Tips for Contacting your Legislator

As of January 10, the 64th Wyoming Legislative Session is underway! You can track all of the proposed legislation at the State Legislature website.

You will also be able to see some of the bills the Diocese is actively following, as well as communications from me at the Diocese of Cheyenne Legislative Liaison website and at the Diocese of Cheyenne Legislative Liaison Facebook Page. Also, you can contact our office at (307) 638-1530.

Tips for contacting your legislator:

1) If you do not know who your Senator or Representatives are, you can find them at http://legisweb.state.wy.us/LSOWEB/LegInfo.aspx. Simply enter your home address, and the site will identify them. The legislator’s contact information, including email and phone numbers, are also listed there.

2) When contacting your legislators, indicate in the subject line that you live in their district, the particular House Bill or Senate File that you are contacting them about, and whether or not you want the bill to pass or fail. For example,

Subject: I live in House District 1 Please Vote YES on HB#0. First, this tells them that you are a constituent, which means more than an email coming from someone they do not represent. This also makes it easy for them to tally “yes” or “no” votes on that particular bill from their inbox.

Notes- a) The same information is pertinent if you choose to call your legislator, instead. b) There is nothing wrong with emailing all of the legislators; just know it will make a bigger impact on those representing your district.

3) Be polite. We will not always like the way our legislators vote on a particular bill, but they might be the final vote needed on the next important bill. Nothing will limit your power to persuade as much as a negative, angry tone.

4) Be concise. By the end of the session, they will have read hundreds of bills and emails. You might develop the most persuasive essay ever written as to why the legislature should pass or fail a bill, but if it’s more than a few succinct lines, it will not be read. Turn your essay into an opinion piece and send it into the newspaper, instead.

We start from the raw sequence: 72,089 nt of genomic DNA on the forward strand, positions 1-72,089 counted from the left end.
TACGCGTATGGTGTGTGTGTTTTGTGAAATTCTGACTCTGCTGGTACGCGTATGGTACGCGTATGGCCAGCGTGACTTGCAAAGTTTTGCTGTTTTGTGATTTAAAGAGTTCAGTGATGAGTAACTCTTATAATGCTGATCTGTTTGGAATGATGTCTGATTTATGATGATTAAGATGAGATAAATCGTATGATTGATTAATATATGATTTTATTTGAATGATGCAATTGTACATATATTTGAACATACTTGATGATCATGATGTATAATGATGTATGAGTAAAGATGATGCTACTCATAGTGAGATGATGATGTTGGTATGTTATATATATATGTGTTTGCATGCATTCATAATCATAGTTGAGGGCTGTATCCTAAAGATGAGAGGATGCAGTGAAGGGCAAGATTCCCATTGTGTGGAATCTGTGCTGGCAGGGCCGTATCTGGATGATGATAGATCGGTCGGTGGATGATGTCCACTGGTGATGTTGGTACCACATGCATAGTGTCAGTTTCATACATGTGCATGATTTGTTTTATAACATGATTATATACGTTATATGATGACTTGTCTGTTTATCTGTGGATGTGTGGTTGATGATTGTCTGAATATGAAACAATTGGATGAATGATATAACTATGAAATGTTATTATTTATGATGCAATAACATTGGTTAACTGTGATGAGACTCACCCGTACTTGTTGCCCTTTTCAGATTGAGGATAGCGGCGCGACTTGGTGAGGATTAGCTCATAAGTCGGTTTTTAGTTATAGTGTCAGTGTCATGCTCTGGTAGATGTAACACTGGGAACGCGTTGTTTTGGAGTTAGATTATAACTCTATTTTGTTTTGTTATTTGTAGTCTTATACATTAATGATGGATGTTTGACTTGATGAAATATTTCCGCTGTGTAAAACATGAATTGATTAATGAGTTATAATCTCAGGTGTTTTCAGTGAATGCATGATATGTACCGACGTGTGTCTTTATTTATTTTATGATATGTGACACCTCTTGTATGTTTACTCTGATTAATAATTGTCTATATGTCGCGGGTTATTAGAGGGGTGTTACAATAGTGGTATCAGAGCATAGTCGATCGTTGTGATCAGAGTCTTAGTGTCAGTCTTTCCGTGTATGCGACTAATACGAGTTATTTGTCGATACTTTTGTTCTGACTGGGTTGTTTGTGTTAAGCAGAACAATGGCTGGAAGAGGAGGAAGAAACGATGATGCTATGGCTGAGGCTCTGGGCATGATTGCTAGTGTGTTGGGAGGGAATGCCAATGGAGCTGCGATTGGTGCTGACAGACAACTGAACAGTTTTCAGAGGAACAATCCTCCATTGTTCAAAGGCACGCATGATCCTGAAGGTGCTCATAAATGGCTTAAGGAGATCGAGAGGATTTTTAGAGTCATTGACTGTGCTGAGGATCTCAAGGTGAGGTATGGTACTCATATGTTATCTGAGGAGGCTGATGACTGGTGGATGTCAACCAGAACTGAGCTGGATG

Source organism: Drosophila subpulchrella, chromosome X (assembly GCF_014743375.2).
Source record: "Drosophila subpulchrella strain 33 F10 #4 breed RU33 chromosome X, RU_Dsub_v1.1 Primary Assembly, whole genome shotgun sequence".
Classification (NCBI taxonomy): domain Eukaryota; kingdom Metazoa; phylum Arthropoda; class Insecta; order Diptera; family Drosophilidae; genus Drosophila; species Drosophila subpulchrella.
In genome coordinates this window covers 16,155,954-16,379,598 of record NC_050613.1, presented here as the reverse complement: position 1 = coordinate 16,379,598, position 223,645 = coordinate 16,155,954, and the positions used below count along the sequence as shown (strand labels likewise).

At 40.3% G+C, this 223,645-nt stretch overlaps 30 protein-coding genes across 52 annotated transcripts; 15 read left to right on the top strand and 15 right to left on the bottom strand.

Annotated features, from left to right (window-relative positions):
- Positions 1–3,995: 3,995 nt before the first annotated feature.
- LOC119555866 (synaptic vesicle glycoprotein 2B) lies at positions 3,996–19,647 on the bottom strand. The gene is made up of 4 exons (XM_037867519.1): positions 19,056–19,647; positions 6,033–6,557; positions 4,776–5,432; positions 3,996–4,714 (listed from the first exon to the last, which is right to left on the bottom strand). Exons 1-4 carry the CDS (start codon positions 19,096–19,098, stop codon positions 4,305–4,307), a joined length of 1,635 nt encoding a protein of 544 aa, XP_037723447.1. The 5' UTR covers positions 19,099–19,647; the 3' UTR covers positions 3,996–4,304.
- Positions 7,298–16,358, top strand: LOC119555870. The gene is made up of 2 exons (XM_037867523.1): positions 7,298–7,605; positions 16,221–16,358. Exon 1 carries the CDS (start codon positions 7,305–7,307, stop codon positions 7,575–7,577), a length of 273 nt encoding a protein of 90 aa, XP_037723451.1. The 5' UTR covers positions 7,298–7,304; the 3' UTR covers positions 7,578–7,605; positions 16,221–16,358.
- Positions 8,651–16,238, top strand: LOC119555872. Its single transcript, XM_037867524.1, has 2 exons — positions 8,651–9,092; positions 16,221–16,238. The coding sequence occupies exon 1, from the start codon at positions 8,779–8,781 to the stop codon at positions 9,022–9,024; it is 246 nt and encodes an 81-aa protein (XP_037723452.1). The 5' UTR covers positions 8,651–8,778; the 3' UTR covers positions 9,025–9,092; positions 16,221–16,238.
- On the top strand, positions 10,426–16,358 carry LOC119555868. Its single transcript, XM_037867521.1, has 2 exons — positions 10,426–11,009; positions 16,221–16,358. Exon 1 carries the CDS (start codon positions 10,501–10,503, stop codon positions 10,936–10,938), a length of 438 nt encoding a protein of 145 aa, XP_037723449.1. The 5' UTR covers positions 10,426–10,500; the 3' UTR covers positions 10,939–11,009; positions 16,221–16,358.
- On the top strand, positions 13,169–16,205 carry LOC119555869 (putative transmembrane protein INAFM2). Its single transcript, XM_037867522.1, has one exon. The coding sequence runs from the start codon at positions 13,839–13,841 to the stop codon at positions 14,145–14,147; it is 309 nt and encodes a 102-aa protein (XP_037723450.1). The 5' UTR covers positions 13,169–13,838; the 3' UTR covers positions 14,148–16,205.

5) Know that your effort makes a difference. Several legislators have commented that if they receive five or six emails (or phone calls) from constituents on a single bill, it can be enough to make them change their vote. That’s not very many! Also, because the session is so fast, and they are considering so many different kinds of bills, they often don’t have time to fully consider all of the implications that will occur if they pass or fail a bill. What does that mean? It means they really do need to hear from you! If you have a particular interest in issues regarding Labor/Health, Education, Judiciary matters (just as a few examples) chances are, you could know more about the consequences a bill will have than your legislator. Make your voice heard!

6) Finally, pray for our legislators! We have a citizen legislature here in Wyoming. They are not professional politicians; they are our neighbors. I believe they all have good intentions, but they truly have a difficult job.

Our hope is to shine a light on the dignity of the human person created in the image and likeness of God, from the womb to the tomb, and in every single state in between, including (but not limited to) the unborn, the poor, the immigrant, the elderly, and the imprisoned. This dignity was revealed to us by our Redeemer, when he showed that every single person is worth suffering and dying for; “As you did it to one of the least of these my brethren, you did it to me Mt 25:40.” This dignity, by the way, also applies to our legislators! Please keep them in your prayers.

May the peace of Christ be with you!

Deacon Mike

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